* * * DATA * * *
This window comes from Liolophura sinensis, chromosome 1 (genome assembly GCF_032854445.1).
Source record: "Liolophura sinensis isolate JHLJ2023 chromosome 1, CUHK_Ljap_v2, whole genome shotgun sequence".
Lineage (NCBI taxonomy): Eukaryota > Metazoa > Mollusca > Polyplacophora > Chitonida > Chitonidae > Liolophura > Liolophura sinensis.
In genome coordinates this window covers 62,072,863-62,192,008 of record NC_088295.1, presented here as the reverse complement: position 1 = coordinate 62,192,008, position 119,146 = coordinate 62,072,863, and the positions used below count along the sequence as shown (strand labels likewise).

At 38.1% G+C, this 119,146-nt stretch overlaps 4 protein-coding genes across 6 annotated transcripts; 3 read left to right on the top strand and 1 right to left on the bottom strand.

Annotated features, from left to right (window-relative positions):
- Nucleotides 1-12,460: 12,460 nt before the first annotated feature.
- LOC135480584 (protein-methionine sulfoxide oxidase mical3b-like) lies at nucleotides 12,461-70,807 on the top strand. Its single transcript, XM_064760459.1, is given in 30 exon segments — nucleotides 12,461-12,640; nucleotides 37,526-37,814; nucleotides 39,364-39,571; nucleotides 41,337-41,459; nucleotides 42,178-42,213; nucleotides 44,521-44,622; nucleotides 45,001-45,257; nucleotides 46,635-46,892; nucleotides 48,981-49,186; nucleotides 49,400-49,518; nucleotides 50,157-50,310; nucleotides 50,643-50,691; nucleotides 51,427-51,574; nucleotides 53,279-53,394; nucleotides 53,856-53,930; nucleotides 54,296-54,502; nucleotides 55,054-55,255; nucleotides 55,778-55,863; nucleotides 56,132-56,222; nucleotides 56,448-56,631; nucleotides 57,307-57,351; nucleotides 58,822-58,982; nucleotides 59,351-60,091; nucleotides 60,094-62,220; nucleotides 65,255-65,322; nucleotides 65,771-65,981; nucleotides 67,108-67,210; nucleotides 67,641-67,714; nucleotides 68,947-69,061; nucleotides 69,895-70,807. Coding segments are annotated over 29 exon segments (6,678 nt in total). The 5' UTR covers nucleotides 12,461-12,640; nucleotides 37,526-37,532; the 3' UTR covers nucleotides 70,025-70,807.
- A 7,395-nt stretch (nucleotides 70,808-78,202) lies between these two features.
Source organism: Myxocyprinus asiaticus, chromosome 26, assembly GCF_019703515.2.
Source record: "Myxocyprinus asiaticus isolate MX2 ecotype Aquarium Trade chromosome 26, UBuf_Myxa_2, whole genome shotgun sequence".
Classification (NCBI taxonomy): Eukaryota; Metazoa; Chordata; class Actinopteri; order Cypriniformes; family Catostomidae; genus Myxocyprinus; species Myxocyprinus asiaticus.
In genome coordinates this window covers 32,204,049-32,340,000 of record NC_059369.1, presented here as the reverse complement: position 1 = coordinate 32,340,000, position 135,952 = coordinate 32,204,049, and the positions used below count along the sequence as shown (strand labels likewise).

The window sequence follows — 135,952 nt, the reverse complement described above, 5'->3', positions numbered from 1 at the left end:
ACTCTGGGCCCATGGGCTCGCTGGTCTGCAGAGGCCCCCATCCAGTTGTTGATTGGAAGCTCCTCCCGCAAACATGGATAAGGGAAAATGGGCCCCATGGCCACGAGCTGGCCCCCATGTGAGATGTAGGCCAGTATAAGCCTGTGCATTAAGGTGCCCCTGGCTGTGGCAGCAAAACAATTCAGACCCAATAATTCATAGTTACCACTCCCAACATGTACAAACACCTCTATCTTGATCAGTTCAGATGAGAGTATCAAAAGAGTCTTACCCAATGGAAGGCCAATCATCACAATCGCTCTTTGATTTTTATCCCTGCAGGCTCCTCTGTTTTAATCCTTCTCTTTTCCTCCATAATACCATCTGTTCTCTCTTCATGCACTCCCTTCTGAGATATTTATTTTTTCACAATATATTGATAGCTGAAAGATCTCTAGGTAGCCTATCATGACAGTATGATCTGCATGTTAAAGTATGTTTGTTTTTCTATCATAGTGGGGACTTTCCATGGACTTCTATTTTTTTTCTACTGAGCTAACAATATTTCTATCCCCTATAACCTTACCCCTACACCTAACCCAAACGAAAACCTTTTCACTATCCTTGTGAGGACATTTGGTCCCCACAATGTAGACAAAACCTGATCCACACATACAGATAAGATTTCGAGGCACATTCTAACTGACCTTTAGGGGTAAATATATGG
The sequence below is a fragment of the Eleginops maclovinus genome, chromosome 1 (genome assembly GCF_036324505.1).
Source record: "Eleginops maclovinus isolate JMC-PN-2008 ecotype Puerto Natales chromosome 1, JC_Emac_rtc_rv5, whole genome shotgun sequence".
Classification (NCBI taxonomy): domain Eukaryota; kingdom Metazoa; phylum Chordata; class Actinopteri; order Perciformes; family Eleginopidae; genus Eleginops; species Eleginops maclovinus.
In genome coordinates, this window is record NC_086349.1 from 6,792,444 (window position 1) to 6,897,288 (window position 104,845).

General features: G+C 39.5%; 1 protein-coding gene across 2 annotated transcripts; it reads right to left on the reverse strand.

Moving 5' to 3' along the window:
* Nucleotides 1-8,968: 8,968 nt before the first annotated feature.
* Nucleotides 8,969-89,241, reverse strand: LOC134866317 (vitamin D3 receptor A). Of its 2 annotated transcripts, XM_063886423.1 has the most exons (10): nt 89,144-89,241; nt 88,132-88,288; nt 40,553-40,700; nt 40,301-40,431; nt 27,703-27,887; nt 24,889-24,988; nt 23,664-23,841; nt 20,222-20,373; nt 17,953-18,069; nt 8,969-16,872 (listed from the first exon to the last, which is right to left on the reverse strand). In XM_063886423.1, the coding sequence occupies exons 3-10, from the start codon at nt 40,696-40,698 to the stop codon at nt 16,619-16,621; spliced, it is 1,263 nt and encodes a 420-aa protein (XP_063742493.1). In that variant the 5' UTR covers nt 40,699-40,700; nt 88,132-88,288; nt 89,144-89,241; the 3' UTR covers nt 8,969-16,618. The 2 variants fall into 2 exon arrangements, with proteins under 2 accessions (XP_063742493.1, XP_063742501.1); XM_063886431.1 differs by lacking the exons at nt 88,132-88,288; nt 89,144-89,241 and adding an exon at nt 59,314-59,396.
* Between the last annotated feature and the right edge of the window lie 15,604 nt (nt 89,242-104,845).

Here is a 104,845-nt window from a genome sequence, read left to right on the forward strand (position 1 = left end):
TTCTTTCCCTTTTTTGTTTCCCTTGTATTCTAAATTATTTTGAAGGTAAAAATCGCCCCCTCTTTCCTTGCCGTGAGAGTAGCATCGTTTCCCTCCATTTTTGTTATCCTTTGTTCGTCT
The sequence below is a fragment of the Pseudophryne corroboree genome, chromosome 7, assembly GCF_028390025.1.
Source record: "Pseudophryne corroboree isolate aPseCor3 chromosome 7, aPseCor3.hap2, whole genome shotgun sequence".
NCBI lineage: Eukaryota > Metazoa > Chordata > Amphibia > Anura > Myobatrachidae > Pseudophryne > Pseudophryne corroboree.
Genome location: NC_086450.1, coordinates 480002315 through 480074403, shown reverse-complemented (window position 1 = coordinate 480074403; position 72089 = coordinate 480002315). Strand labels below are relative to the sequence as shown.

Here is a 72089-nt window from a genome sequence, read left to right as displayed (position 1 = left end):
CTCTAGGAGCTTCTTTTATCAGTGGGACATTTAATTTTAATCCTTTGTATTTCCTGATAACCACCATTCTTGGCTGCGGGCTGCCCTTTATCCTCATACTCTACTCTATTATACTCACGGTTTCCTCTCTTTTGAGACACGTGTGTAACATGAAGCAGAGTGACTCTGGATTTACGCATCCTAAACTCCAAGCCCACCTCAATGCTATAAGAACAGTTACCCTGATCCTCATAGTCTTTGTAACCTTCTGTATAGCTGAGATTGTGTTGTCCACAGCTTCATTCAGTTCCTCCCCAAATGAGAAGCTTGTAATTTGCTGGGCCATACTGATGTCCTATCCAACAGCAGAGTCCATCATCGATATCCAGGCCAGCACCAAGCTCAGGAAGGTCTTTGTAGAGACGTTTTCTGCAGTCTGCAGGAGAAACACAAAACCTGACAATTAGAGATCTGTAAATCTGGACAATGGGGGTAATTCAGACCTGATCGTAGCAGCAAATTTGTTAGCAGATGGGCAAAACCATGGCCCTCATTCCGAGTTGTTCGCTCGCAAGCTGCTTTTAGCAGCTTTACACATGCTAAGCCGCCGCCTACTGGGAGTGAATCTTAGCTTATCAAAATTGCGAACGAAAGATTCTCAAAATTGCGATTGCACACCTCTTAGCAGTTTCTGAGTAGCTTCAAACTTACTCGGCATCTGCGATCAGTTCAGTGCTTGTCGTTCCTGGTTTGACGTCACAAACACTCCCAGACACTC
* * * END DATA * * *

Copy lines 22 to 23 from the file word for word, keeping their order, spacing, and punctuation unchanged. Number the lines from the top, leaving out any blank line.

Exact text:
* Nucleotides 1-8,968: 8,968 nt before the first annotated feature.
* Nucleotides 8,969-89,241, reverse strand: LOC134866317 (vitamin D3 receptor A). Of its 2 annotated transcripts, XM_063886423.1 has the most exons (10): nt 89,144-89,241; nt 88,132-88,288; nt 40,553-40,700; nt 40,301-40,431; nt 27,703-27,887; nt 24,889-24,988; nt 23,664-23,841; nt 20,222-20,373; nt 17,953-18,069; nt 8,969-16,872 (listed from the first exon to the last, which is right to left on the reverse strand). In XM_063886423.1, the coding sequence occupies exons 3-10, from the start codon at nt 40,696-40,698 to the stop codon at nt 16,619-16,621; spliced, it is 1,263 nt and encodes a 420-aa protein (XP_063742493.1). In that variant the 5' UTR covers nt 40,699-40,700; nt 88,132-88,288; nt 89,144-89,241; the 3' UTR covers nt 8,969-16,618. The 2 variants fall into 2 exon arrangements, with proteins under 2 accessions (XP_063742493.1, XP_063742501.1); XM_063886431.1 differs by lacking the exons at nt 88,132-88,288; nt 89,144-89,241 and adding an exon at nt 59,314-59,396.